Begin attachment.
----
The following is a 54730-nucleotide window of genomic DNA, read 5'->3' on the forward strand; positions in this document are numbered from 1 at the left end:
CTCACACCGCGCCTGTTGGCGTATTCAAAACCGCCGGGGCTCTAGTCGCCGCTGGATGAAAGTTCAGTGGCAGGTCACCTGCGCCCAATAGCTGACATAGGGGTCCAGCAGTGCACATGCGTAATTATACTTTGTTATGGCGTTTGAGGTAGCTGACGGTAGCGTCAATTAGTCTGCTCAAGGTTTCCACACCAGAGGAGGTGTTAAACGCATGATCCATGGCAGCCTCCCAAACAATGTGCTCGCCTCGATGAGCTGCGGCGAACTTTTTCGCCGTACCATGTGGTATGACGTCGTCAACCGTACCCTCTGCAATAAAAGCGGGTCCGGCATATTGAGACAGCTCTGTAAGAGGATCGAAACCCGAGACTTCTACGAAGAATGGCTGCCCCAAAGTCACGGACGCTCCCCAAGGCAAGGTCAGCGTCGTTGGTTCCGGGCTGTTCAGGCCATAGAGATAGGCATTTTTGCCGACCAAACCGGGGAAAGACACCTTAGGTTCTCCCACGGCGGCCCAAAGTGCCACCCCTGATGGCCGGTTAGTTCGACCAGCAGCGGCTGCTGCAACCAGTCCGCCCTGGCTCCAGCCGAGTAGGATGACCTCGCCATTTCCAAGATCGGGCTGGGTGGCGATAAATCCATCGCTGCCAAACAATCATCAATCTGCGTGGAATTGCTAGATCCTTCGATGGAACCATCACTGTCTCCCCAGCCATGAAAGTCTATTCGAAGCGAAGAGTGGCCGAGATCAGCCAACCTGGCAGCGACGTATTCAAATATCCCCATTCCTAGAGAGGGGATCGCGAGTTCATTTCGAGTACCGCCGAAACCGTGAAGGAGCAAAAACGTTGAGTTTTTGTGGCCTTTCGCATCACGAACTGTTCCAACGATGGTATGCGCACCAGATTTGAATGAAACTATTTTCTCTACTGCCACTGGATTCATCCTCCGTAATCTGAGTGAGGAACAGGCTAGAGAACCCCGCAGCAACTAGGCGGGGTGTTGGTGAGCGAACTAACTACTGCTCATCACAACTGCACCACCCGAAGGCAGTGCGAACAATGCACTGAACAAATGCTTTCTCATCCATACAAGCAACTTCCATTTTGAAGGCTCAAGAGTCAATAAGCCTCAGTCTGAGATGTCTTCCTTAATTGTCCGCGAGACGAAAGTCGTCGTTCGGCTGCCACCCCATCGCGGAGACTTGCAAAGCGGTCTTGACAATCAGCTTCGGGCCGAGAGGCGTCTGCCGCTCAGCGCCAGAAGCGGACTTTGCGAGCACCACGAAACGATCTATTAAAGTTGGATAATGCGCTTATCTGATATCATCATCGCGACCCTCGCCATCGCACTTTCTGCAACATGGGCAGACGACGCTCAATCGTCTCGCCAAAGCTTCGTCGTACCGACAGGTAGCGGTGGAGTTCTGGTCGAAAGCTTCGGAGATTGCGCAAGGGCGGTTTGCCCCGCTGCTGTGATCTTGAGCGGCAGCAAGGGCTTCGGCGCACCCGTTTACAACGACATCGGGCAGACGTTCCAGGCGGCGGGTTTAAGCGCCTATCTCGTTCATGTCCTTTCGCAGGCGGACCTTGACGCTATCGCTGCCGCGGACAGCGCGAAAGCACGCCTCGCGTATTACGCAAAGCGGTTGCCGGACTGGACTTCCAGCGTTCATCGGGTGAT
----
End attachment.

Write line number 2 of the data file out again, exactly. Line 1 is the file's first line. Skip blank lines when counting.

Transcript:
CTCACACCGCGCCTGTTGGCGTATTCAAAACCGCCGGGGCTCTAGTCGCCGCTGGATGAAAGTTCAGTGGCAGGTCACCTGCGCCCAATAGCTGACATAGGGGTCCAGCAGTGCACATGCGTAATTATACTTTGTTATGGCGTTTGAGGTAGCTGACGGTAGCGTCAATTAGTCTGCTCAAGGTTTCCACACCAGAGGAGGTGTTAAACGCATGATCCATGGCAGCCTCCCAAACAATGTGCTCGCCTCGATGAGCTGCGGCGAACTTTTTCGCCGTACCATGTGGTATGACGTCGTCAACCGTACCCTCTGCAATAAAAGCGGGTCCGGCATATTGAGACAGCTCTGTAAGAGGATCGAAACCCGAGACTTCTACGAAGAATGGCTGCCCCAAAGTCACGGACGCTCCCCAAGGCAAGGTCAGCGTCGTTGGTTCCGGGCTGTTCAGGCCATAGAGATAGGCATTTTTGCCGACCAAACCGGGGAAAGACACCTTAGGTTCTCCCACGGCGGCCCAAAGTGCCACCCCTGATGGCCGGTTAGTTCGACCAGCAGCGGCTGCTGCAACCAGTCCGCCCTGGCTCCAGCCGAGTAGGATGACCTCGCCATTTCCAAGATCGGGCTGGGTGGCGATAAATCCATCGCTGCCAAACAATCATCAATCTGCGTGGAATTGCTAGATCCTTCGATGGAACCATCACTGTCTCCCCAGCCATGAAAGTCTATTCGAAGCGAAGAGTGGCCGAGATCAGCCAACCTGGCAGCGACGTATTCAAATATCCCCATTCCTAGAGAGGGGATCGCGAGTTCATTTCGAGTACCGCCGAAACCGTGAAGGAGCAAAAACGTTGAGTTTTTGTGGCCTTTCGCATCACGAACTGTTCCAACGATGGTATGCGCACCAGATTTGAATGAAACTATTTTCTCTACTGCCACTGGATTCATCCTCCGTAATCTGAGTGAGGAACAGGCTAGAGAACCCCGCAGCAACTAGGCGGGGTGTTGGTGAGCGAACTAACTACTGCTCATCACAACTGCACCACCCGAAGGCAGTGCGAACAATGCACTGAACAAATGCTTTCTCATCCATACAAGCAACTTCCATTTTGAAGGCTCAAGAGTCAATAAGCCTCAGTCTGAGATGTCTTCCTTAATTGTCCGCGAGACGAAAGTCGTCGTTCGGCTGCCACCCCATCGCGGAGACTTGCAAAGCGGTCTTGACAATCAGCTTCGGGCCGAGAGGCGTCTGCCGCTCAGCGCCAGAAGCGGACTTTGCGAGCACCACGAAACGATCTATTAAAGTTGGATAATGCGCTTATCTGATATCATCATCGCGACCCTCGCCATCGCACTTTCTGCAACATGGGCAGACGACGCTCAATCGTCTCGCCAAAGCTTCGTCGTACCGACAGGTAGCGGTGGAGTTCTGGTCGAAAGCTTCGGAGATTGCGCAAGGGCGGTTTGCCCCGCTGCTGTGATCTTGAGCGGCAGCAAGGGCTTCGGCGCACCCGTTTACAACGACATCGGGCAGACGTTCCAGGCGGCGGGTTTAAGCGCCTATCTCGTTCATGTCCTTTCGCAGGCGGACCTTGACGCTATCGCTGCCGCGGACAGCGCGAAAGCACGCCTCGCGTATTACGCAAAGCGGTTGCCGGACTGGACTTCCAGCGTTCATCGGGTGAT